Have you ever been anxious about prayer? Do I pray the right things, with the right words, and have I prayed it enough for God to know I’m serious?  And will that affect how God responds?

I was reading Luke chapter 11, a few months ago and came upon a passage that has always increased my own anxiety about prayer, my prayers.  The story goes like this:  Luke 11:5–8 ”And he said to them,“Which of you who has a friend will go to him at midnight and say to him, ‘Friend, lend me three loaves, for a friend of mine has arrived on a journey, and I have nothing to set before him’;and he will answer from within, ‘Do not bother me; the door is now shut, and my children are with me in bed. I cannot get up and give you anything’?I tell you, though he will not get up and give him anything because he is his friend, yet because of his impudence [persistence] he will rise and give him whatever he needs.”

This passage seems to be an example for us in how to pray.  The reasoning goes, just like this neighbor was persistent, we have to be persistent with God!  And when we are, he will get up and give us what we need, or want.  This understanding is the common understanding and it can drive us to pray and pray and pray, hoping that we can wake God, and even if it’s in frustration, He will answer.

But as I read this story in it’s context, I think it actually has the opposite meaning.  It is not an example, it is actually a contrast.  It is a story that exemplifies the opposite of how God works.

First, let me explain this from the context.  Let’s look at the flow of the passage.

v. 1-4 The disciples asked how to pray, and Jesus shared an abbreviated version of the “Lord’s Prayer (Matthew 6:5-9).  Jesus wanted them to know how to pray!  He wanted them to know what God cares about.

v.5-8 Jesus told the story of a man who pestered his neighbor into giving him some bread.

v.9-10 Christ encouraged his disciples to pray, seek and knock because God, the Father is a generous giver.

v.11-13 Jesus highlighted the goodness of our Father in wanting to give good gifts.

So, let me ask, If God tells us how to pray, encourages us to ask because He wants to give, and wants to give good gifts, why would we need to persistently pester Him into giving what I need?  I think that’s where the story, as an example, breaks down.  It doesn’t fit the picture of God we see in the rest of the chapter.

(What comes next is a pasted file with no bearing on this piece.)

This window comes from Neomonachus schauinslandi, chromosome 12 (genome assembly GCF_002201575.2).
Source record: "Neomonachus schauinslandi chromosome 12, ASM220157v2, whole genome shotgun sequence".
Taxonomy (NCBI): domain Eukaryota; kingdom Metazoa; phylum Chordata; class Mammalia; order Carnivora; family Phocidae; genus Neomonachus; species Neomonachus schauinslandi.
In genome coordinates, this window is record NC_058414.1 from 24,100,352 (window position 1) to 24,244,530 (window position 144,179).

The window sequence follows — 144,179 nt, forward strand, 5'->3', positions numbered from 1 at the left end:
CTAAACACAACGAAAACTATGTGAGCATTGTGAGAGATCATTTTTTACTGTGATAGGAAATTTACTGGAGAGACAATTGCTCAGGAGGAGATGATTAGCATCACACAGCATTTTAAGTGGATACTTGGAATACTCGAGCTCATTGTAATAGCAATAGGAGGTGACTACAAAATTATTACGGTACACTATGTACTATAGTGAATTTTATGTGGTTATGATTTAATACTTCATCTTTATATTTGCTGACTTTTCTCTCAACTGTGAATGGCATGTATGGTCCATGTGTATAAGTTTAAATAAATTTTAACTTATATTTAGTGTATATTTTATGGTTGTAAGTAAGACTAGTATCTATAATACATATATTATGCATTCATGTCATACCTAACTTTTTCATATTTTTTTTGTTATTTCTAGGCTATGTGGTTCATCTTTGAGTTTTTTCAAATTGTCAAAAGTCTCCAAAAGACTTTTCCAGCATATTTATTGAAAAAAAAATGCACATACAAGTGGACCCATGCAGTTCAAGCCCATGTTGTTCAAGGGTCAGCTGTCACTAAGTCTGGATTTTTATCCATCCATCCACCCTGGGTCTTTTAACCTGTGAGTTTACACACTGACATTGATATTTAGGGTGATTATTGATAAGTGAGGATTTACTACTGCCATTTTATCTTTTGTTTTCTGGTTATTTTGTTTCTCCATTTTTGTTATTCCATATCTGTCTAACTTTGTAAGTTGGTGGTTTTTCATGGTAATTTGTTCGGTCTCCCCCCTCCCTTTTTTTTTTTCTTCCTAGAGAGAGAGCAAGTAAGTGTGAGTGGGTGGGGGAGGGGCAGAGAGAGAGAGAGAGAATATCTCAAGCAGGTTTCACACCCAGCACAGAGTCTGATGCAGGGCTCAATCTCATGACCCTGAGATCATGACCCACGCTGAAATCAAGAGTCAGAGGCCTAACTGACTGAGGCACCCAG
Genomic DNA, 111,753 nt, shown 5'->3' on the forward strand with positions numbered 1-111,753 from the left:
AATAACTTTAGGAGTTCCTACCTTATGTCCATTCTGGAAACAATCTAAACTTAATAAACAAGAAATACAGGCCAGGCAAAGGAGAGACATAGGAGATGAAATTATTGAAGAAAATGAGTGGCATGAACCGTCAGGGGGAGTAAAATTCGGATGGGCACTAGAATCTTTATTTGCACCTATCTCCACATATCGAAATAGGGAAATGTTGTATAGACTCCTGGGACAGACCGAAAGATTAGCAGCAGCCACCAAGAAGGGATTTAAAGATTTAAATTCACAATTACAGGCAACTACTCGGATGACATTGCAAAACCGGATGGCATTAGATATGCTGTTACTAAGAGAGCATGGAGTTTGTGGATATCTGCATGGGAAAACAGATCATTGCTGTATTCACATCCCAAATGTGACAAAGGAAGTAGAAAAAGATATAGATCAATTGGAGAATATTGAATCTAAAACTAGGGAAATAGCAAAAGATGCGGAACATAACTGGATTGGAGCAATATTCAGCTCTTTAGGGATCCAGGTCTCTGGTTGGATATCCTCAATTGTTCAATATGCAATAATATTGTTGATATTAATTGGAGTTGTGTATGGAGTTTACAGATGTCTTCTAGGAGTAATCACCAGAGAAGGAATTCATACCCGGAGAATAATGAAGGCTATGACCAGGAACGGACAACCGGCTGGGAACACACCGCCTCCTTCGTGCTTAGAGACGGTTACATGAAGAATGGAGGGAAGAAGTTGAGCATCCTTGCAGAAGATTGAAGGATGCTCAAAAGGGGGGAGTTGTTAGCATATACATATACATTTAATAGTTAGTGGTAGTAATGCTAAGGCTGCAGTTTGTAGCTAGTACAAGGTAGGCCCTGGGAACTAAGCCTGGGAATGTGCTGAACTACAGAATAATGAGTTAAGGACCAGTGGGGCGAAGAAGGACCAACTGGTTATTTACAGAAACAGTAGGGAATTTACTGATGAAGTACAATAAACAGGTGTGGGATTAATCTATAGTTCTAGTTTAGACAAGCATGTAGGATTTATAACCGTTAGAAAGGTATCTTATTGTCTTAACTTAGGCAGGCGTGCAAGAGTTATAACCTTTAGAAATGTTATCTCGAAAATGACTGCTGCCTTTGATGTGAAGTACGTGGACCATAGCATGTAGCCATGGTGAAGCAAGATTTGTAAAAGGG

If it’s not a positive example of how we should pray, what could it be?  I think it’s a contrast!  This story shows how a human neighbor reacts. This is not how God reacts to our prayers.  We don’t have a God who is an annoyed neighbor, we have a God who is a loving Father and who is eager to give us what is good.  There is a hint in the text that Jesus meant to use this story as a contrast to how God treats our prayer.

In verse 8, Jesus used the word “impudence,” or some versions use “persistence.”  This sounds like a positive word.  This is why most of us think this what God is asking of us. But this word can have a negative connotation.  The word, ἀναίδεια (anaideia) has the idea of “shame” attached to it.  What this means is, the man asking is without shame (shameless) in his persistent asking.  And by his actions he is showing the neighbor withholding good, to be shameful.  The man behind the closed door is shamed because he is withholding what the Law would require, to be hospitable toward the visiting stranger.

Jesus tells us, our Father is not shameful.  He is honorable.  He is righteous.  He is gracious.  If this story is a contrast, we don’t have to anxiously ask God to answer our prayer.  We can come with calm confidence in His desire to good for us.  We can come trusting in Him, instead of trying to convince him to act.  This frees us to pray with a calm, confident faith.

We can depend on a couple of truths when we pray (let’s make it 3).

  1. God doesn’t have to be talked into answering our prayers.  It is His heart’s desire.
  2. We are free to keep asking (seeking and knocking).  According to verses 9-12, we can ask because He wants to give us something good.
  3. When we ask, God promises to give us the best gift ever, Himself!  When we ask, even as we await resolution, God shows up.  (v.13 “how much more will the heavenly Father give the Holy Spirit to those who ask Him!”)

I hope this reminds you, that prayer is God’s invitation to come to Him, as often as there is a longing in our hearts.  We can ask one time, we can ask multiple times.  We can come with one need, or we can come with a long list.  However we come, we have a Father who will lovingly open the door, join us and share His goodness with us.

Thanks, as always for the comments, likes and shares!